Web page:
Detroit boxing is on the comeback trail
He remembers being 10 years old, watching, listening, taking it all in.
Soaking it up because, as Javan “Sugar” Hill tells me, “I didn’t know nothin’.”
It was the ’80s…’81, ’82, the colors, they were as powerful and prouder than any gang colors.
Those wearing the colors didn’t need a .45 to drop you; the hands were enough.
You wore Kronk gear, and it was known that you were somebody. Sure, maybe some shirts got out to friends and family but the gear wasn’t at every Modells.
“I was watchin.’ Learnin’,” Hill tells me. “If you were wearing Kronk, you couldn’t go out and buy. You wore it if you were part of it, part of the crew.”
We are comparing and contrasting, as older folk sometimes do, then, and now. If IT, the Detroit boxing scene, was “10” then, what is it now?
Hill contemplated, dialed the Wayback Machine of his mind and sought to recall when lightweight Hilmer Kenty, born in Texas, became Emanuel Steward’s first world champ.
Allow me to help, Sugar (Steward’s nephew, whose mom Laverne was Manny’s younger sister).
On March 2, 1980, more of the boxing world saw those colors, saw that name, “Kronk.” Red and gold, choices contextually linked to the sweet and savage science. Blood red and gold. You are going to give some to get some.
Sugar Hill was Javan then, a quiet lad. He looked up to Manny, his uncle, who had an outsized personality, rat-a-tat talker, quick with a grin, able to make a new acquiantance feel like they were destined to be best friends.
The WBA lightweight title was up for grabs, and Kenty, fighting in front of his people, at Joe Louis Arena, scored a TKO, 2:52 of round nine. He took the Venezuela Ernesto Espana’s title, and yeah, he had that Kronk build. No weightlifting muscles, rubber-band man snap. “You had to be impressed with Hilmer Kenty’s speed of hand. Speed of feet too,” said Howard Cosell, calling the blow-by-blow and doing color commentary for TV.
A 10, THEN
So that was in Sugar’s mind, when Detroit boxing was a “10.” You can argue; you could scan the timeline, when Kronk had more crown-holders. However all who were there agreed, something was special there. Kronk and Crew gave the people of Detroit something to crow about, when the Lions were unable to roar. The NFLers went 2-14 in 1979. The Red Wings weren’t making the NHL playoffs then. The Pistons were putrid, stinking up their NBA joint to the tune of 16-66 in 1979-1980. The Bobs, Lanier and McAdoo, liked to score but a team effort vibe was lacking. Not so at Kronk; Steward built a “We Are Family” vibe; Javan watched and thought it would always be at a “10” level, maybe, because a 10-year-old hasn’t seen enough life cycles to know about reality.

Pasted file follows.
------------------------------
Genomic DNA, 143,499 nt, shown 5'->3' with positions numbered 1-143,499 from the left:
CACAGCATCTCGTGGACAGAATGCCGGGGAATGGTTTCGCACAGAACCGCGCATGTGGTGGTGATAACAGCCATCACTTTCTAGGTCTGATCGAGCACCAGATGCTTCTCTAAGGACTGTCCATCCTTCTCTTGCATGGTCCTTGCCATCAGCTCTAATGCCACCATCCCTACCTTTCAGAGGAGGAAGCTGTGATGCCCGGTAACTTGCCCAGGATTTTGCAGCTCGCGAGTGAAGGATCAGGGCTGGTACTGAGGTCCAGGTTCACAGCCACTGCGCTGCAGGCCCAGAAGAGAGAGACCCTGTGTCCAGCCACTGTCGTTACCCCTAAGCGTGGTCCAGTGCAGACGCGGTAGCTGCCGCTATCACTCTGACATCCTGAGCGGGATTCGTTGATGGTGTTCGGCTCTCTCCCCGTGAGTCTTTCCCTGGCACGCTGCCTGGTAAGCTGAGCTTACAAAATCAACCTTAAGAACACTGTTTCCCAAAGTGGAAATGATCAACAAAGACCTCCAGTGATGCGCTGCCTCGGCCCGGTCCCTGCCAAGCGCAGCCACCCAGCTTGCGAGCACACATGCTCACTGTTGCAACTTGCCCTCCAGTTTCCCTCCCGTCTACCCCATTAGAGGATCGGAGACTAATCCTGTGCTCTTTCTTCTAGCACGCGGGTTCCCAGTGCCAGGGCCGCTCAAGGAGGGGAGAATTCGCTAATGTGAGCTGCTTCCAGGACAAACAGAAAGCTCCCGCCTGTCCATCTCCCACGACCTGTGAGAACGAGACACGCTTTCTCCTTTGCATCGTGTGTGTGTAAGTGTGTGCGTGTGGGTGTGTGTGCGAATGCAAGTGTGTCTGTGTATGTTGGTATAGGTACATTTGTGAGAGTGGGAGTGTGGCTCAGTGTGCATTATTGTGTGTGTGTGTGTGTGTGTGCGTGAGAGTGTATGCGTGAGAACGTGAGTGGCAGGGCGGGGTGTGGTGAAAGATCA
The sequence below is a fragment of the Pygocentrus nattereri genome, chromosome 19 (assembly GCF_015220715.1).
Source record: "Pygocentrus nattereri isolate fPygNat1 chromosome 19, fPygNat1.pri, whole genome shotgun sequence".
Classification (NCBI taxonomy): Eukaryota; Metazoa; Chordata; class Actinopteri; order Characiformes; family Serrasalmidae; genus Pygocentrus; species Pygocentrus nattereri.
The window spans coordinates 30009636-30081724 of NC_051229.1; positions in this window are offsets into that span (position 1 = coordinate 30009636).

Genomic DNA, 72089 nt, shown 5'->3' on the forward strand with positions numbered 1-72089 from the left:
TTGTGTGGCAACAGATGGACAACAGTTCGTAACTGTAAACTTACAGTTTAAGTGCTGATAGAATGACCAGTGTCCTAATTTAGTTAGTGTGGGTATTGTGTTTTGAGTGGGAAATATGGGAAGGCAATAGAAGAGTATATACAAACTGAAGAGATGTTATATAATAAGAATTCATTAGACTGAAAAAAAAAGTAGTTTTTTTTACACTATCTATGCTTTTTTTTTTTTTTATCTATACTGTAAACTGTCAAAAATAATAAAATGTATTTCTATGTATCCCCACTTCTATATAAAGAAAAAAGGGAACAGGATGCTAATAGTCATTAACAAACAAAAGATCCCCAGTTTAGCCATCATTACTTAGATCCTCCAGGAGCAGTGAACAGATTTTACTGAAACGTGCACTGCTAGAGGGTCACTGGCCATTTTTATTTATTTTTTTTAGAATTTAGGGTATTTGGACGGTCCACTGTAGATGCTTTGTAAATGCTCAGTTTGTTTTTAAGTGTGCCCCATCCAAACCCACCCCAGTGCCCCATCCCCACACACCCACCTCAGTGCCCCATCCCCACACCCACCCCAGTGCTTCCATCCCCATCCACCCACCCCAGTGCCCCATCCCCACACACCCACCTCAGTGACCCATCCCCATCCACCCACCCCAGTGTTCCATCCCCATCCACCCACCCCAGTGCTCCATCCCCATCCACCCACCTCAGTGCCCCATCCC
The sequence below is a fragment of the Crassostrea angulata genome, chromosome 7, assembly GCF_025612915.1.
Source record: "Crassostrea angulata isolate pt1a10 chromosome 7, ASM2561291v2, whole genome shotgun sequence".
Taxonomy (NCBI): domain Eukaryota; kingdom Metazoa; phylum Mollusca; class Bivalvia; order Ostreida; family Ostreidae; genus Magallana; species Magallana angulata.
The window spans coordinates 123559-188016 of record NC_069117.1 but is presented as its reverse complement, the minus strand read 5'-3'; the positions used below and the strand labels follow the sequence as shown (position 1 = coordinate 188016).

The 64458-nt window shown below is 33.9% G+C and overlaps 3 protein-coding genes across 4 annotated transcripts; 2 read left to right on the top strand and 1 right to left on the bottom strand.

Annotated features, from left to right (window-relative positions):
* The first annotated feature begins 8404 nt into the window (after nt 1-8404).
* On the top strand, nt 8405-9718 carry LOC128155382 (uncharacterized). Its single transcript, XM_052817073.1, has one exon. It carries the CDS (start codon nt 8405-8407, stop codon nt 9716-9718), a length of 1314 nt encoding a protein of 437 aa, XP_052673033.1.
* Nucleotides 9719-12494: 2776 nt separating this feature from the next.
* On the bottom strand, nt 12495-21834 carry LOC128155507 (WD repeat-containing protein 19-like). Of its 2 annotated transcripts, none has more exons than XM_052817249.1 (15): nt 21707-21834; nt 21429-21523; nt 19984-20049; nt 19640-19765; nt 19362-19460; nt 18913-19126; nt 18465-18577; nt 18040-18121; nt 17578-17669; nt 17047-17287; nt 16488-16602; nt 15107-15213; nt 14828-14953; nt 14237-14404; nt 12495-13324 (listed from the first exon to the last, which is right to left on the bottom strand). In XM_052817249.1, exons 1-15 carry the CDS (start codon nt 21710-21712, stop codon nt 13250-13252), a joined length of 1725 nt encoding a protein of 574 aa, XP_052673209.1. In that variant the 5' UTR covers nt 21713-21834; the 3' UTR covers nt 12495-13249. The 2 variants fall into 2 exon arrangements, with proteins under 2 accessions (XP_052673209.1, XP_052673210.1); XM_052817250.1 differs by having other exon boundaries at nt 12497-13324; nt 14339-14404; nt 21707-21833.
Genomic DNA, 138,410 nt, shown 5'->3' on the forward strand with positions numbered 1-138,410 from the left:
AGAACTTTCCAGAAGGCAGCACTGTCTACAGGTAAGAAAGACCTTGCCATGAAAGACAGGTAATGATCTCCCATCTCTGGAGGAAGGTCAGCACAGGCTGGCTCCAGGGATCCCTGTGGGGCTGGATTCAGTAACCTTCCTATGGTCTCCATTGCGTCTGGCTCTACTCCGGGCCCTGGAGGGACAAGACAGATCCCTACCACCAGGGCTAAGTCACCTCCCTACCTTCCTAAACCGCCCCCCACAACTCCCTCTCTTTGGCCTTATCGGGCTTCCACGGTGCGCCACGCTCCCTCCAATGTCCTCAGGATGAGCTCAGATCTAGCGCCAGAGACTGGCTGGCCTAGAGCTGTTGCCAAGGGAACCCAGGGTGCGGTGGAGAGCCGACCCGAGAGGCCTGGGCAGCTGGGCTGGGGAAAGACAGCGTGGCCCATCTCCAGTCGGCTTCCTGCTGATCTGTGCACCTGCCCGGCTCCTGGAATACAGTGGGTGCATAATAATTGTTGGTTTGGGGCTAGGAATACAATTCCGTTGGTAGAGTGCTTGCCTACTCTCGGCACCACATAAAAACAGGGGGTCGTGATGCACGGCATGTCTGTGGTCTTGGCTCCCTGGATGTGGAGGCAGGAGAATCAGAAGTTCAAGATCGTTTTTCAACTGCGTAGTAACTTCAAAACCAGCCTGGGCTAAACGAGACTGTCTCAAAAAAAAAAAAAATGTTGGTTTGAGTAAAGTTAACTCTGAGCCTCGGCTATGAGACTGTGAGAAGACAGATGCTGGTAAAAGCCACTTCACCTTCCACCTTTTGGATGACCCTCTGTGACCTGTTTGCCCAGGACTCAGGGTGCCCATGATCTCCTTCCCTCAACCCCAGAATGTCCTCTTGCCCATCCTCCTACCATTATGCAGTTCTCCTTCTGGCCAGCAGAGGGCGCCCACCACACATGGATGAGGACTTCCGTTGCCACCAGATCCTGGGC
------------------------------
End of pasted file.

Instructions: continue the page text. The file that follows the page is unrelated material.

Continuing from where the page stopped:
Today “Sugar,” what is the Detroit boxing scene today, if 1980 was “10”?
He pauses, ponders: “Five…past five.”
He cites undefeated two-division female titlist Claressa Shield’s emergence, her two Olympic golds, and grabbing titles as a 6-0 (with 2 knockouts) pro, and promoter Dmitriy Salita’s push to restore prominence to the area, as drivers in the resurgence.
The Flint, Michigan, boxer, age 23, won the vacant IBF 168-pound crown and WBC title at the MGM Detroit, in August of 2017, and Hill saw it. “That place went crazy; it was a small place but it was electric. It was crazy but to get to ’10,’ we just need somethin’ else. We got sparks; we need a lil’ more wind.”
The ex-fighter-turned-promoter Salita has been collecting kindling, and persistently working to build the bonfire. “It’s one of America’s greatest cities for historic world champions,” Salita says. “As the city is coming back and is dubbed ‘America’s Comeback City,’ that theme is very close to the heart of fight fans. I am very happy about the progress we’ve made in a short period of time. Detroit has all the ingredients to be one of the East Coast-Midwest hubs of professional boxing, like New York, Chicago and Atlantic City, New Jersey, but with its own homegrown talent.” Fighters have been crossing oceans to touch down in Detroit, learn intricacies of craft and get seasoning on Salita’s shows, mostly in Detroit, and also on cards which feature talent showcased on Showtime’s “ShoBox” series.
Umar Salamov (from Russia, age 21, light heavyweight); Aslambek Idigov (from Russia, age 22, light heavyweight) and Apti Davtaev (from – wait for it – Russia, age 29, heavyweight) are edging up ranks, like the Kentys and McCrory Brothers and such did in the ’70s. The world has changed radically however and Salita, who was born in Ukraine, and lived for decades in Brooklyn, is working within the construct of what it is now, rather than trying to use a recipe from an old cookbook.